Quality of Life Research

, Volume 19, Issue 9, pp 1323–1331 | Cite as

Confirmatory factor analysis of the validity of the SF-12 for persons with and without a history of stroke

  • Ozioma C. Okonkwo
  • David L. Roth
  • LeaVonne Pulley
  • George Howard
Article

Abstract

Purpose

To assess the validity of the Physical and Mental Component Summary scores (PCS and MCS) of the 12-item Short-Form Health Survey (SF-12), a measure of health-related quality of life (HRQoL), among persons with a history of stroke.

Methods

Persons with (n = 2,581) and without (n = 38,066) a reported history of stroke were enrolled in the REasons for Geographic And Racial Differences in Stroke (REGARDS) study. Confirmatory factor analysis methods were used to evaluate the fit of a 2-factor model that underlies the PCS and MCS and to examine the equivalence of the factors across both study groups.

Results

The 2-factor model provided good fit to the data among individuals with and those without a self-reported history of stroke. Item factor loadings were found to be largely invariant across both groups, and correlational analyses confirmed that the two latent factors were highly related to the PCS and MCS scores, calculated by the standard scoring algorithms. The effect of stroke history on physical health was more than twice its effect on mental health.

Conclusions

The psychometric measurement model that underlies the PCS and MCS summary scores is comparable between persons with and without a history of stroke. This suggests that the SF-12 has adequate validity for measuring HRQoL not only in the general population but also in cohorts following stroke.

Keywords

Stroke SF-12 Psychometrics Confirmatory factor analysis Factor invariance 

Notes

Acknowledgments

This research project is supported by a cooperative agreement U01 NS041588 from the National Institute of Neurological Disorders and Stroke (NINDS), National Institutes of Health, Department of Health and Human Service. The content is solely the responsibility of the authors and does not necessarily represent the official views of the NINDS or the National Institutes of Health. Representatives of the funding agency have been involved in the review of the manuscript but not directly involved in the collection, management, analysis, or interpretation of the data. The authors thank the other investigators, the staff, and the participants of the REGARDS study for their valuable contributions. A full list of participating REGARDS investigators and institutions can be found at http://www.regardsstudy.org Additional funding was provided by an investigator-initiated grant from NINDS (R01 NS045789, David L. Roth, PI). Representatives from the NINDS did not have any role in the design and conduct of the study, the collection, management, analysis, and interpretation of the data, or the preparation or approval of the manuscript.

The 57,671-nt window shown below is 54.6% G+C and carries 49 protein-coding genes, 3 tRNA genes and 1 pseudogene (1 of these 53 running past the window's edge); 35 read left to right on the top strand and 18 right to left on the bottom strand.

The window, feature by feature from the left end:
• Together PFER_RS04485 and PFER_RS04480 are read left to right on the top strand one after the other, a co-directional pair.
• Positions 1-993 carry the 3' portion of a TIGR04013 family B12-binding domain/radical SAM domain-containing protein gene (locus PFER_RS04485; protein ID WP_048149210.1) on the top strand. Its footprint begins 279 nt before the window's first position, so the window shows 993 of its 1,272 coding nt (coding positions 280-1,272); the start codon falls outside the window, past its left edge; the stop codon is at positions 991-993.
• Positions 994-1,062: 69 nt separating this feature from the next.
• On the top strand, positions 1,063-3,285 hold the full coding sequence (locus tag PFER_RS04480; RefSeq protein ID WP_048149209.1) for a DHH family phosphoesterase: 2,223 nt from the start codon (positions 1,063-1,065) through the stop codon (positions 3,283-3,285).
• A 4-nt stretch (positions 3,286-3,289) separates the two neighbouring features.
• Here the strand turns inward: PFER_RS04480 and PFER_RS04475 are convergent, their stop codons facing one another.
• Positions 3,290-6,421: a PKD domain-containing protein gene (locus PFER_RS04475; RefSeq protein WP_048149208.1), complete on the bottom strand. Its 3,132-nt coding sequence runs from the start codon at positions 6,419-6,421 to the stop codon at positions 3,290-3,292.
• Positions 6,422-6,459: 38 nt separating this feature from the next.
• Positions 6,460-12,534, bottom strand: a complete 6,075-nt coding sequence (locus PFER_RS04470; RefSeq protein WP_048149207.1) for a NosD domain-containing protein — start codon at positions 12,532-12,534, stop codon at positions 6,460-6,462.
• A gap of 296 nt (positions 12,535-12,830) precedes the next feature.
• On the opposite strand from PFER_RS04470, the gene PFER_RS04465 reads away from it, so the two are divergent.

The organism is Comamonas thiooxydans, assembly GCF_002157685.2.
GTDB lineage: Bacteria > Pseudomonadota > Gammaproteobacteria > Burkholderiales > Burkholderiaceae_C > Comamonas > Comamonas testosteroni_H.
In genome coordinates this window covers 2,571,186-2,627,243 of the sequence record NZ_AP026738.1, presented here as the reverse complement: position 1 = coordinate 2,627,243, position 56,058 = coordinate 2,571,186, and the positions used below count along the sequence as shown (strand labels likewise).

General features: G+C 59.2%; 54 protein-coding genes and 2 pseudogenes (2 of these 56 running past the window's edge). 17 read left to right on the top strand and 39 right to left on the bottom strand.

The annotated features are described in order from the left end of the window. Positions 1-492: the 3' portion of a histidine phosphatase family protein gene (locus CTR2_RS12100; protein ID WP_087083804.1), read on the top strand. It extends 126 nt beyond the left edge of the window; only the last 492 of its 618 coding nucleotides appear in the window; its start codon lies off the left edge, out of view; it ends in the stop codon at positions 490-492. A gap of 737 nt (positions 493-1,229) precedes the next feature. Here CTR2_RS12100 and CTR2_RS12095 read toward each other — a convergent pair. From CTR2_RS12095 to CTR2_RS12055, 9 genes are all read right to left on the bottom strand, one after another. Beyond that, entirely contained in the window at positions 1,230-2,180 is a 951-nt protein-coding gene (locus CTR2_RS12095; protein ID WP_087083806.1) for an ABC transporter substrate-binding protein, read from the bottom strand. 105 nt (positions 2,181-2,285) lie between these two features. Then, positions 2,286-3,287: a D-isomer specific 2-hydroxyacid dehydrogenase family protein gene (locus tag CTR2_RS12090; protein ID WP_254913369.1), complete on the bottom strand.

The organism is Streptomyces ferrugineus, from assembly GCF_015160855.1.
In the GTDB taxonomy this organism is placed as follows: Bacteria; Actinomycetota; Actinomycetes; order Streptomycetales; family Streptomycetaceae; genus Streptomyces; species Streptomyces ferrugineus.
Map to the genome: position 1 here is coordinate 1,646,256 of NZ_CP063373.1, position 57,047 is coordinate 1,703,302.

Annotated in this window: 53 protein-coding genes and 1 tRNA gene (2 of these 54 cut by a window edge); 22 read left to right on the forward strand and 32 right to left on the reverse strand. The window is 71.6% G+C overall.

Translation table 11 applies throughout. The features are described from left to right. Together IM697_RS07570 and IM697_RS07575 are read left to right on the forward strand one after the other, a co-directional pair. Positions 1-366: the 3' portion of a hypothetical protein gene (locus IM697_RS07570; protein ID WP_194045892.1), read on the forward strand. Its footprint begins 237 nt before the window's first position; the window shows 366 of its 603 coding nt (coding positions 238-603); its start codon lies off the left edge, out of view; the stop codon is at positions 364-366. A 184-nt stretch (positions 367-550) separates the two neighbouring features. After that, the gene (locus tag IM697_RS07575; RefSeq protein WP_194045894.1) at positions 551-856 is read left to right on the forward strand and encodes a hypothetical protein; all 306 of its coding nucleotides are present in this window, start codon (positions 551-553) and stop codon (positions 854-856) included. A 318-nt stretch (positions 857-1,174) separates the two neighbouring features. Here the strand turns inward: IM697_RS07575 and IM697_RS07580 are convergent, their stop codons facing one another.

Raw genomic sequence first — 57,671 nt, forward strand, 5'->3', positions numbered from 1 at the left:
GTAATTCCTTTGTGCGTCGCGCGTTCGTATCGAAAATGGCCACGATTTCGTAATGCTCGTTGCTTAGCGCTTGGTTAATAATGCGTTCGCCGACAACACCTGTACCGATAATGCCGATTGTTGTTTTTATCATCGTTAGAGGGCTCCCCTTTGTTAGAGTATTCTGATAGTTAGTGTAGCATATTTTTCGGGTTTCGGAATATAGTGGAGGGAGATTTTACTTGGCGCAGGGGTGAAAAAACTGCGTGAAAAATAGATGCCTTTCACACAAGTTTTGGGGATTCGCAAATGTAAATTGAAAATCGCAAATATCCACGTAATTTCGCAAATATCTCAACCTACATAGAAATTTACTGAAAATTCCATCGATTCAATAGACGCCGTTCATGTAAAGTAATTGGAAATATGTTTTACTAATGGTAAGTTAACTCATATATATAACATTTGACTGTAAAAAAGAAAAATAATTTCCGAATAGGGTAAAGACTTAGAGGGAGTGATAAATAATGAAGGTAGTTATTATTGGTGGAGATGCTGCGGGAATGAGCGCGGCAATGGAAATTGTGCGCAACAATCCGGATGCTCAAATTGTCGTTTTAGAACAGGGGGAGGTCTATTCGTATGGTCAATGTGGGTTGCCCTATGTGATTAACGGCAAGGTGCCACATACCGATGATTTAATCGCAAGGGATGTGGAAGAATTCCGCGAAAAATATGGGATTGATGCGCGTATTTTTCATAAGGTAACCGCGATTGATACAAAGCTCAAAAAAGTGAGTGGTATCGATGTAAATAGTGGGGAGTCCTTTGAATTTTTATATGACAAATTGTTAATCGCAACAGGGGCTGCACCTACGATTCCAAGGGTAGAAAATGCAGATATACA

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Copyright information

© Springer Science+Business Media B.V. 2010

Authors and Affiliations

  • Ozioma C. Okonkwo
    • 1
  • David L. Roth
    • 2
  • LeaVonne Pulley
    • 3
  • George Howard
    • 2
  1. 1.Department of NeurologyJohns Hopkins University School of MedicineBaltimoreUSA
  2. 2.Department of Biostatistics and Center for Aging, School of Public HealthUniversity of Alabama at BirminghamBirminghamUSA
  3. 3.Department of Health Behavior and Health EducationUniversity of Arkansas for Medical SciencesLittle RockUSA

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